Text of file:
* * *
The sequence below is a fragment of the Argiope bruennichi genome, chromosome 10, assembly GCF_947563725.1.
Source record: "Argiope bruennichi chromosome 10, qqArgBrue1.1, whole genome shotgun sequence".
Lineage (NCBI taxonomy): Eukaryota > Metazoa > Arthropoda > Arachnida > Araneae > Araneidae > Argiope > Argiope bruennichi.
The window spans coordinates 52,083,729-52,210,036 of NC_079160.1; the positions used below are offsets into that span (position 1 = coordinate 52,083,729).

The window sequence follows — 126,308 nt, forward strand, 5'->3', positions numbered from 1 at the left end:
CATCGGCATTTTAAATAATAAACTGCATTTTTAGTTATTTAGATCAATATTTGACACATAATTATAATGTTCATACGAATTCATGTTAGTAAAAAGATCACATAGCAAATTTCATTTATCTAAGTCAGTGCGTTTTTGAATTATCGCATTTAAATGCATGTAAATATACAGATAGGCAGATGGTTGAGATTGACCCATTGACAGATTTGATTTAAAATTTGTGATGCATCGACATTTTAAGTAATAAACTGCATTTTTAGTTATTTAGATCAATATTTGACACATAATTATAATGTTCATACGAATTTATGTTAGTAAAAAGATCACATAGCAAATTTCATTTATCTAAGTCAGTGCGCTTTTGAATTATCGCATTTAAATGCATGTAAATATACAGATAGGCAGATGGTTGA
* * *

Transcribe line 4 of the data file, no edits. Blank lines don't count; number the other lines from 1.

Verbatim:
The window spans coordinates 52,083,729-52,210,036 of NC_079160.1; the positions used below are offsets into that span (position 1 = coordinate 52,083,729).